Our hearts are heavy but what can we do to help make positive change?
A lot has happened in our country over the past few weeks that has brought to the fore front the racism that is prevalent in our society. The discovery of 215 children’s remains at a former residential school in Kamloops is a painful reminder of what Indigenous people have gone through in Canada. To say my heart is heavy is an understatement. As an Indigenous person I'm well aware of the atrocities that my ancestors have faced at the hands of colonialism. The intergenerational trauma is real. It's not just a part of our past but very much our present.
Last week I stopped by the memorial at the art gallery and was overwhelmed by so many emotions. Seeing a mom hold her young child as they looked over the 215 pairs of shoes was a stark reminder that 215 little ones died without their parents and 215 parent’s arms were empty. I have been grieving alongside my Indigenous and non-Indigenous friends and family members.
And now, just a few days ago, a Muslim family was out for a walk in London, Ontario and four of the five family members were struck and killed by a vehicle in what is now being identified as a terrorist attack. Their nine year old boy is the only surviving member and he is (at the time of writing this article) in hospital being treated for serious but non-life threatening injuries.
These two incidents are devastating and bring up so many emotions. I’m sure you’re feeling them too – anger, sadness, frustration, helplessness. So what can we do? How can we support those who are grieving, those who have been victims of racist attacks, those who are too scared to speak up when something awful has happened to them?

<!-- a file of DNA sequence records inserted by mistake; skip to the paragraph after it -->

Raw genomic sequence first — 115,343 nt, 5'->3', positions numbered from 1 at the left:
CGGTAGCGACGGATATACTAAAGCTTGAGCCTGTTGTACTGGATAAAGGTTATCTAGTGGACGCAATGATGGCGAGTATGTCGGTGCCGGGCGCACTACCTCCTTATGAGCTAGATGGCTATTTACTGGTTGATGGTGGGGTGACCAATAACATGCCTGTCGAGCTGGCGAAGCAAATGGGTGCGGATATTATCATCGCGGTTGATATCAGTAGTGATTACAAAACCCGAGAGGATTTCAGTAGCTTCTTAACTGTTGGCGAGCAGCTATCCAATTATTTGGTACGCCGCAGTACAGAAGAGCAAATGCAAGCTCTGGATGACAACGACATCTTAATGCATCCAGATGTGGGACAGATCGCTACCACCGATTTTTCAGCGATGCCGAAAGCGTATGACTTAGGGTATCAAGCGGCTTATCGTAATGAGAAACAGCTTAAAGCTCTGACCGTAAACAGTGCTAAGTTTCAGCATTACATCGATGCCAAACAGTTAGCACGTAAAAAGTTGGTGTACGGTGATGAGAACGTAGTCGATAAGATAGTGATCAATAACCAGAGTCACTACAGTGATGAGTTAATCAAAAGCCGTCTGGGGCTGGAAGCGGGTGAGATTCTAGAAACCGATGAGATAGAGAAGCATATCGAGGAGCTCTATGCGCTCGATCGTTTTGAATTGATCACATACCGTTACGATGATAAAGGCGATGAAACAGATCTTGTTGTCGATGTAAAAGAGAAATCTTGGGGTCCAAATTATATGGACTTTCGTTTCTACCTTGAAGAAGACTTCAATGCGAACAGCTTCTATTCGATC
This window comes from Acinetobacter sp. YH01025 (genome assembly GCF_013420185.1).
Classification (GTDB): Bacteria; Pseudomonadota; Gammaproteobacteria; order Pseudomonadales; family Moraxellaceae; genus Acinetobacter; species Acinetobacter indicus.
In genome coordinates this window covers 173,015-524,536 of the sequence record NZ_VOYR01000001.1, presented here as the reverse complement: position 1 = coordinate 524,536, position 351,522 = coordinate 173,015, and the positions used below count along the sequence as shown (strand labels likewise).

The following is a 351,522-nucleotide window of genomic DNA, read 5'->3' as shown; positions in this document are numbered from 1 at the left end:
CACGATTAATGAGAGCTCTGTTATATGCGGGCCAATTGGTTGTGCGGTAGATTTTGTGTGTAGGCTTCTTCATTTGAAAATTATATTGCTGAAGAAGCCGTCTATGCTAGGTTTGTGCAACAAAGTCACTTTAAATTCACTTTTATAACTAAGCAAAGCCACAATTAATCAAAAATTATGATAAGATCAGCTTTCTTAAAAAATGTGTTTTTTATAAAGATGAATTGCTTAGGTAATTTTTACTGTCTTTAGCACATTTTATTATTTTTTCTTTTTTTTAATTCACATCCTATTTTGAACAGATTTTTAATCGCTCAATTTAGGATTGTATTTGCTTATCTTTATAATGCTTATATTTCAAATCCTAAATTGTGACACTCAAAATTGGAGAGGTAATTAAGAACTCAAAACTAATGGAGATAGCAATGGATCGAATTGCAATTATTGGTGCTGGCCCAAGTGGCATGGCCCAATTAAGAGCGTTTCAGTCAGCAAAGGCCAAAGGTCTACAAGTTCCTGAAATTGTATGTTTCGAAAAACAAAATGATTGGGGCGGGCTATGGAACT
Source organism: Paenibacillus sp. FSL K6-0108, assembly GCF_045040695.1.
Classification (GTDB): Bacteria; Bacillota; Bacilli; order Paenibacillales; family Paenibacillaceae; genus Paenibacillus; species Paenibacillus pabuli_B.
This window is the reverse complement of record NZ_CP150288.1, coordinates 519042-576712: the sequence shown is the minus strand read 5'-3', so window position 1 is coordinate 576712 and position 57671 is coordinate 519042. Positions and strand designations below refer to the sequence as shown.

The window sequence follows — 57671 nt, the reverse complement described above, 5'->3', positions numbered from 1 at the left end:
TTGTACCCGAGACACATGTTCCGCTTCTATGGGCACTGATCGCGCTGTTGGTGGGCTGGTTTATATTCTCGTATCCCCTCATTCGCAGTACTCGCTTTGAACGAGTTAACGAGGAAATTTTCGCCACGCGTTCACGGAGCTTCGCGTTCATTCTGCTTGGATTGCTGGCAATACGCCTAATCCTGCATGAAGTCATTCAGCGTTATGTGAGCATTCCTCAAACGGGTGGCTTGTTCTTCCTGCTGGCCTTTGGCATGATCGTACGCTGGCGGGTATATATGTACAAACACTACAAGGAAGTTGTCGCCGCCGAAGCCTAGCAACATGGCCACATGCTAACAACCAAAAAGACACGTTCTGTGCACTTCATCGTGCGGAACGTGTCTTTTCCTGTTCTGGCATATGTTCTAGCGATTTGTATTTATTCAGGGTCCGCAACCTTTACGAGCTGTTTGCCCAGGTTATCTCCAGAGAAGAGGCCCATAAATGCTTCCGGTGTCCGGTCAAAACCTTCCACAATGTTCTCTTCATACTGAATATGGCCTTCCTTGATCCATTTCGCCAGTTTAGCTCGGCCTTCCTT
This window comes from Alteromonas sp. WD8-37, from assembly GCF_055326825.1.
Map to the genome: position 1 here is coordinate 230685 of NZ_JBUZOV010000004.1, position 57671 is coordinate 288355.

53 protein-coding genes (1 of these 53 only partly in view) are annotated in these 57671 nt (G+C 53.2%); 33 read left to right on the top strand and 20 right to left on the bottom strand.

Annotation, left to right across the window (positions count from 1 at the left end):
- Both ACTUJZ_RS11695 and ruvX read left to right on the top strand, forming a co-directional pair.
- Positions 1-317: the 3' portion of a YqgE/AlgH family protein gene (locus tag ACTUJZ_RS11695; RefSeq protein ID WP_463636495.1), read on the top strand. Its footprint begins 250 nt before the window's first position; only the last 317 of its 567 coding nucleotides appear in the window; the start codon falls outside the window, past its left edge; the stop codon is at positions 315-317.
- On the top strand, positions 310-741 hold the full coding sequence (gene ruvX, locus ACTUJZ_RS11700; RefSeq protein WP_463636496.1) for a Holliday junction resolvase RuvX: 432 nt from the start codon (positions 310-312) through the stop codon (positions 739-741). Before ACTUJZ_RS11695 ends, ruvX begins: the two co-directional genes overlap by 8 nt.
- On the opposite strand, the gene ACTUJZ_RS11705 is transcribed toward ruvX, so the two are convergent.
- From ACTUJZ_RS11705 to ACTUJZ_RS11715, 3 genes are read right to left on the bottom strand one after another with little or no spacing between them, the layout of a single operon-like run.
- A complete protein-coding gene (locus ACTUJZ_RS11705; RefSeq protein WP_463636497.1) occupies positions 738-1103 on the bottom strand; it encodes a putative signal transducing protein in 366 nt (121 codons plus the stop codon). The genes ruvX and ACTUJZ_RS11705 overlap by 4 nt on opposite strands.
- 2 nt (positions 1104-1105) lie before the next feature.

Here are some ideas that I have put together:
Resources for learning about the history of Indigenous Peoples in Canada
- Check out the map from Native Land Digital to learn about whose land you live on
- Read the recommendations made by the Truth and Reconciliation Report released in 2015 and its 94 calls to action
- Sign up for Indigenous Canada, a free 12-lesson Massive Open Online Course taught by Tracy Bear and Paul L. Gareau of the University of Alberta
- Explore books from #IndigenousReads
- Discover Indigenous Issues 101 on âpihtawikosisân, a website about Indigenous law, language and culture from Métis writer and educator Chelsea Vowel
- Visit the Museum of Anthropology in Vancouver to experience the art and culture of local Indigenous communities
- Watch a variety of films and documentaries on First Nations and Métis as well as Inuit subjects from the National Film Board of Canada
- Watch A History of Indigenous Languages – And How to Revitalize Them, a TED talk by Indigenous linguist Lindsay Morcom
Take Bystander Intervention Training
Learn how to intervene when you witness racist attacks on the street. I recently attended an online seminar with Hollaback! for bystander intervention training. I found it super informative and it gave me the tools I need to feel confident to be able to intervene safely and the seminar is free. They have many seminars available every week via zoom.
Details at: https://www.ihollaback.org/
Support for Indigenous people
A national Indian Residential School Crisis Line created by the Indian Residential School Survivors Society provides support for former students and those affected by residential schools. Access emotional and crisis referral services by calling the toll-free 24-hour national crisis line at 1 866 925 4419.
If you’d like to donate to the Indian Residential School Survivors Society please visit their website: https://www.irsss.ca/
Lastly, we must stand up to stereotypes, prejudice and systemic racism. Have those conversations with your family and friends, even children. Be an ally, be a support person, be a good neighbor and together we can work towards creating an anti-racist society.